Technology is widely regarded as a key driver of global economic growth. Across the world, whole industries and sectors are being transformed by new technology that leverages the internet.
According to the World Economic Forum, Information Communications Technology (ICT) is not only one of the fastest growing industries – creating millions of jobs – it is also an important enabler of innovation and development.
There are some 6.8 billion mobile subscriptions globally with 40 percent of people in the world already online. In such an environment, to be competitive, countries and companies must leverage ICT to grow and innovate.
In this brave new world driven by technological innovation, what once was considered peripheral is fast becoming mainstream. Take coworking spaces, where individuals can rent a desk for a day, a week or longer and share facilities with their cotenants. Not long ago, only freelancers and part-time workers used coworking spaces, but is now one of the fastest growing segments of the property market.
Small Business Labs, an organisation that monitors coworking spaces around the world, expects the number of people renting coworking spaces to grow globally from just under one million in 2016 to nearly four million in 2020.
One of the largest players in this field is US-based WeWork, which recently acquired Singapore-based Spacemob, which has ambitious plans for Indonesia. Founded in 2010 in New York City, WeWork is valued at more than US$20 billion, has offices around the globe and manages an estimated ten million square feet of office space.
The company’s 10,000+ members have access to health insurance, an internal social network, social events and workshops and an annual summer retreat. Like every other company that has grown big in the sharing economy, WeWork saw a need and an opportunity and matched the two.
Having established itself in more than 16 countries, WeWork is now eyeing Southeast Asia. According to Jefrey Joe, cofounder and managing partner of Alpha JWC Ventures, a venture capital firm that invests in technology companies, the coworking industry in Indonesia is poised to explode.
Alpha JWC Ventures was an early investor in Spacemob, which has a coworking space in Gama Towers and is now working with WeWork to expand its footprint across the country.
“There are more than ten players in this space at the moment, including small players,” Jefrey told the Indonesia Economic Forum. WeWork has in fact dedicated US$500 million to fund its expansion across Southeast Asia.
“This is what triggers the excitement in coworking space,” he added. “The money will be used on building the team, technology, community building and marketing. We are not spending any money on capex.”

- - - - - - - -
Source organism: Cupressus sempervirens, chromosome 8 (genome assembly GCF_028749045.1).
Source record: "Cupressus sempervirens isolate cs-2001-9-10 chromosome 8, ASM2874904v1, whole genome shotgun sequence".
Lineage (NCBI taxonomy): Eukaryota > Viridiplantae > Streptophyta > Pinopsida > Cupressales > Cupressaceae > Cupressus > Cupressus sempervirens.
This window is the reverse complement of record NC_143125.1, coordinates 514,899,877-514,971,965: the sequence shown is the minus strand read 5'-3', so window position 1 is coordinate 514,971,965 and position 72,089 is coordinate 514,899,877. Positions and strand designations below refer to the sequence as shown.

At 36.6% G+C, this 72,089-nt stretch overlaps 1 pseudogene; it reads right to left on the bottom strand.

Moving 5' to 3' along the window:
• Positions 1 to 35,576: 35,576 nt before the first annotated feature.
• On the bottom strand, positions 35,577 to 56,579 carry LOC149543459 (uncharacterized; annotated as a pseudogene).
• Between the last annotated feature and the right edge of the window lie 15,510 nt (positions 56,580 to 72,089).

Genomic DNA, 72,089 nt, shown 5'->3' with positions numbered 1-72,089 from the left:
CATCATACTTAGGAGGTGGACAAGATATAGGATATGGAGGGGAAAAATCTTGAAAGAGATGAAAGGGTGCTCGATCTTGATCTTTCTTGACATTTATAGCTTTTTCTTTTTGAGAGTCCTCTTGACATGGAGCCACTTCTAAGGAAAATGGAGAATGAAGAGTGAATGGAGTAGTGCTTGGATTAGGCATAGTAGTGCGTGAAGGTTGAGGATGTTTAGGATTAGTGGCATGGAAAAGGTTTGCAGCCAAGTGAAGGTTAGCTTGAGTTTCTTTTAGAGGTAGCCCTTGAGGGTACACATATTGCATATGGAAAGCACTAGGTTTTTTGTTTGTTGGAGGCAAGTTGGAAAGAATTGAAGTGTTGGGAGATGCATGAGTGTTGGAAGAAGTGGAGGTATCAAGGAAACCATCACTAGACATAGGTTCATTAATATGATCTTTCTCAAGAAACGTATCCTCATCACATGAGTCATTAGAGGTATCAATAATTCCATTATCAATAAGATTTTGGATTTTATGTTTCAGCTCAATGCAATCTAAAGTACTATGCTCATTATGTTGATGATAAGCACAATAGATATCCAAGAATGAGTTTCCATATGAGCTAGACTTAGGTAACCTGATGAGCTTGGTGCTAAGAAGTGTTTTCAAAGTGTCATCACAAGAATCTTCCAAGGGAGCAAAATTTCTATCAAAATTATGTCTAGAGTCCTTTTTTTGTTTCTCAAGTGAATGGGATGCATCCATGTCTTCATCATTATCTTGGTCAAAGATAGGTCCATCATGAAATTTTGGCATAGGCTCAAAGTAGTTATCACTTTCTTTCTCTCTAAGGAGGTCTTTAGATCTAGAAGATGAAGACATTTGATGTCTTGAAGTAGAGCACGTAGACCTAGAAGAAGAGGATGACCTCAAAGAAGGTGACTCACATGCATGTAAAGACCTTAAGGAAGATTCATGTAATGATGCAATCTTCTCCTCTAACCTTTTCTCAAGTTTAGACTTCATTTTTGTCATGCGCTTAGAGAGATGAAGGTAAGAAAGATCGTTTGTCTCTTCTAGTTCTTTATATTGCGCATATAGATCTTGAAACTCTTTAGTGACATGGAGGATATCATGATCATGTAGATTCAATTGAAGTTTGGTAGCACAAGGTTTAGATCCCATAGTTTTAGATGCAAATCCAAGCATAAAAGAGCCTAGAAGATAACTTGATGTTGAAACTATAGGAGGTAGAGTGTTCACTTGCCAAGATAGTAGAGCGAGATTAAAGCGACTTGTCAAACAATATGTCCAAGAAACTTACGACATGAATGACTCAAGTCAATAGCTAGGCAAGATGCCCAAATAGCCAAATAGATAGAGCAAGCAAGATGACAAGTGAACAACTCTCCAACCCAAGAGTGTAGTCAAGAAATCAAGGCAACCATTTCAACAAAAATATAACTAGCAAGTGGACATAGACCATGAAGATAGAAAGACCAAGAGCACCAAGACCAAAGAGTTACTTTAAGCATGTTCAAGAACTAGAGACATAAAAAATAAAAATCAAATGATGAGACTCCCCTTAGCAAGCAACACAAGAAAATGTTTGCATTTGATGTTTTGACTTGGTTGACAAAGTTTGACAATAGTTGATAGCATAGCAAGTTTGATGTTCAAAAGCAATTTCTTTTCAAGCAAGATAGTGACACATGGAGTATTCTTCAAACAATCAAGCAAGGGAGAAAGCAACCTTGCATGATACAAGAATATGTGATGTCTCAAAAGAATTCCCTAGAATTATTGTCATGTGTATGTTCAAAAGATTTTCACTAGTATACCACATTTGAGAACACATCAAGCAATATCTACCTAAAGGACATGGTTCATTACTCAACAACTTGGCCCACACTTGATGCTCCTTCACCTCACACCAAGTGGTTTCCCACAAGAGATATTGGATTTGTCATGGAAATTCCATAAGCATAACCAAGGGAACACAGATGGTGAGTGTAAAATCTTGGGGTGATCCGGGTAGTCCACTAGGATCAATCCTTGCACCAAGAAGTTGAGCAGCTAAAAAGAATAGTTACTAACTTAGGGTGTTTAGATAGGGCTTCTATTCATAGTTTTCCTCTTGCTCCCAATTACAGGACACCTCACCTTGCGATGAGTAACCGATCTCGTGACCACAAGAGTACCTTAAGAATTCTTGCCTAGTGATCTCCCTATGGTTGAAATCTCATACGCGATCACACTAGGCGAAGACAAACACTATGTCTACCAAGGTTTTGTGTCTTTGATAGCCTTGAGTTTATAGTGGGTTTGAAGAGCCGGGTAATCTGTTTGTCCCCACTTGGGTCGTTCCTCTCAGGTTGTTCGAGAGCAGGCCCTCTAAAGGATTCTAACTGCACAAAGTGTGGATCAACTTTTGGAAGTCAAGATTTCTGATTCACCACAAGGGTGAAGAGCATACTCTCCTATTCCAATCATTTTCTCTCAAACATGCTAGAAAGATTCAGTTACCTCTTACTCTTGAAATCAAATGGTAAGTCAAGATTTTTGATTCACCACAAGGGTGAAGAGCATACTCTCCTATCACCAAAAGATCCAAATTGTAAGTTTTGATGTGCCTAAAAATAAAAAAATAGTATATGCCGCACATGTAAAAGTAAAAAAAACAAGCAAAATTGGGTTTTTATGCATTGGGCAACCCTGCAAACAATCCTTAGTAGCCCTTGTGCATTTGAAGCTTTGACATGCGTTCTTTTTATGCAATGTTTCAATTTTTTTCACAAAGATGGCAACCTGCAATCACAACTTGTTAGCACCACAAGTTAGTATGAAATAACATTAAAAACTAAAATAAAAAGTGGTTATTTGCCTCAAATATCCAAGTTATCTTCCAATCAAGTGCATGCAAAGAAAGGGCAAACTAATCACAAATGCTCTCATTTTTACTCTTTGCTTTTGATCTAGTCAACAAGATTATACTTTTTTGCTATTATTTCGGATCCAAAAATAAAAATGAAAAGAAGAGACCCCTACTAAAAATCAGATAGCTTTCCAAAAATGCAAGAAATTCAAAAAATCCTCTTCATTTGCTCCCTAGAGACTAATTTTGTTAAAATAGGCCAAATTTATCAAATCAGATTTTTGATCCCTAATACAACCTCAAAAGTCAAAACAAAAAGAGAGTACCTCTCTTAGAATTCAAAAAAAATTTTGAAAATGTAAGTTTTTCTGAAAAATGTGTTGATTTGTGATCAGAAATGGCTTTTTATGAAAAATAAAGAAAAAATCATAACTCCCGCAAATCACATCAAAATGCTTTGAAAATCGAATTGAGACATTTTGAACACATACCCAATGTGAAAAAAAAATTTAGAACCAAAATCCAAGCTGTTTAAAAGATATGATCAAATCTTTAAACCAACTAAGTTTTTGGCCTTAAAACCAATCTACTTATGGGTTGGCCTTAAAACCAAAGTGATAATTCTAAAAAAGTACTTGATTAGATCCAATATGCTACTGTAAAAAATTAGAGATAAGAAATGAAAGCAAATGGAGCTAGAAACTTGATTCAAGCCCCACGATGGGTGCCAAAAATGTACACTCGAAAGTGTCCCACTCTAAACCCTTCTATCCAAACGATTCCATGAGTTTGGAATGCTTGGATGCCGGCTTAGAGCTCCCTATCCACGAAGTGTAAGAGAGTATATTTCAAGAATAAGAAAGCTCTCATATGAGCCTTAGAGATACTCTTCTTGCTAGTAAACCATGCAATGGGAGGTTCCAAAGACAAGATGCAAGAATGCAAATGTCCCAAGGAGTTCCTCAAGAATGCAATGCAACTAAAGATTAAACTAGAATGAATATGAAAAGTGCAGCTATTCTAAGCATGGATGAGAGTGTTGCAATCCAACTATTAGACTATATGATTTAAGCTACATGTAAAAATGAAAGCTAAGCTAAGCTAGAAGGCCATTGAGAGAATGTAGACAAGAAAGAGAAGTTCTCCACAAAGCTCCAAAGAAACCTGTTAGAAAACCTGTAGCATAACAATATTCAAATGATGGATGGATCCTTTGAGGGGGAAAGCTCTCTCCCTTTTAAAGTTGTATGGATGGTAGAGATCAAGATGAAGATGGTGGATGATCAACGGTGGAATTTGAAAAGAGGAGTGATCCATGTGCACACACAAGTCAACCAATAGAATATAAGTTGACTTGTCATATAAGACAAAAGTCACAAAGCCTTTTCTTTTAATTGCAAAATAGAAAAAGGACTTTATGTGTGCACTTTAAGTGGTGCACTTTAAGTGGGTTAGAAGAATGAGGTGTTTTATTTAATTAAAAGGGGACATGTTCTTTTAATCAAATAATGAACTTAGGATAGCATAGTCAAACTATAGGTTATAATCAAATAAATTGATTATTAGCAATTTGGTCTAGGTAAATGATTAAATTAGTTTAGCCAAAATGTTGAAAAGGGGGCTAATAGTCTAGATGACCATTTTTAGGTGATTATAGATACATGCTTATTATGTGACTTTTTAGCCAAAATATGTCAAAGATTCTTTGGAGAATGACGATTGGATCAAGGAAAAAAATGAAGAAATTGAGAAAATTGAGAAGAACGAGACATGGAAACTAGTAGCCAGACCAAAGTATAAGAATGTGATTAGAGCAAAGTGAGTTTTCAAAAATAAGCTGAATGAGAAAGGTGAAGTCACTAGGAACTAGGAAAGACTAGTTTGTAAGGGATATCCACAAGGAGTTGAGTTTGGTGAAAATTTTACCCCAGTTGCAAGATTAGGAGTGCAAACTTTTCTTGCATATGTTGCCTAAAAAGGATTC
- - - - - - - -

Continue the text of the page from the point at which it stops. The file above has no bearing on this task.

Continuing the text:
What sets WeWork apart from other players in the coworking space is the fact that it is creating more than just a physical space. The company, similar to Facebook and Friendster, is in the business of building a social network.
“Spacemob, as part of the WeWork network, will have access to the app that will link its members to WeWork’s global network,” noted Jefrey. “As a member, you can easily meet people who can help you in your business. The value is not in the space but in the community.”
The app will be launched in Indonesia within the next few months. “Once it is launched, we will be able to link with WeWork around the world. That is the holy grail of coworking space.”
With WeWork’s backing, Spacemob intends to expand to a few more locations within Indonesia in 2018. In this industry, Jefrey noted, scale is vital.
The Outlook for the Coworking Industry
Coworking was a big trend in 2017, with both large operators and smaller boutiques aggressively expanding into almost all markets around the region. The coworking/flex space model is here to stay, but there are some concerns around the long-term viability of some operators. The service is great for corporate occupiers in that they can expand and contract quickly without taking on long-term liabilities. For many corporates, they are not seeing this flexibility, costing them a significant premium – which pulls into question the operating margin for some of these coworking spaces. The business model of course has some parallels to the serviced office product, which has at times been shown to be quite volatile with regard to its operational viability. It will be interesting to see how coworking operators handle a cyclical downturn, as corporate clients cut short-term liabilities and centralise remaining personnel back to their HQ. Generally, cyclical downturns are also associated with a reduction in R&D expenditure and therefore the short-term contracts for personnel and project space requirement are reduced. This would also flow through to the private individual clients of coworking operators, as freelance, IT and tech workers would experience a fall in demand for their services.
Landlords will most likely start to look closer at the business model proposed by an individual coworking operator as the sector becomes increasingly competitive. On an occupancy basis, coworking tenants may have a higher downside beta than many other sectors, so landlords will want to consider the impact of Net Operating Income (NOI) volatility associated with various coworking occupiers. Perhaps landlords will look closer at what level of bank guarantees might be required to shield themselves from tenancy risk concentrated in the coworking sector, or whether or not there is a case to apply a rental premium. Furthermore, major landlords with large portfolios may also look to build up their own capability in the coworking sector in order to capture any upside benefit from coworking operations – as well as to reduce their tenants from eroding their business model of renting space.
Courtesy Jones Lang Lasalle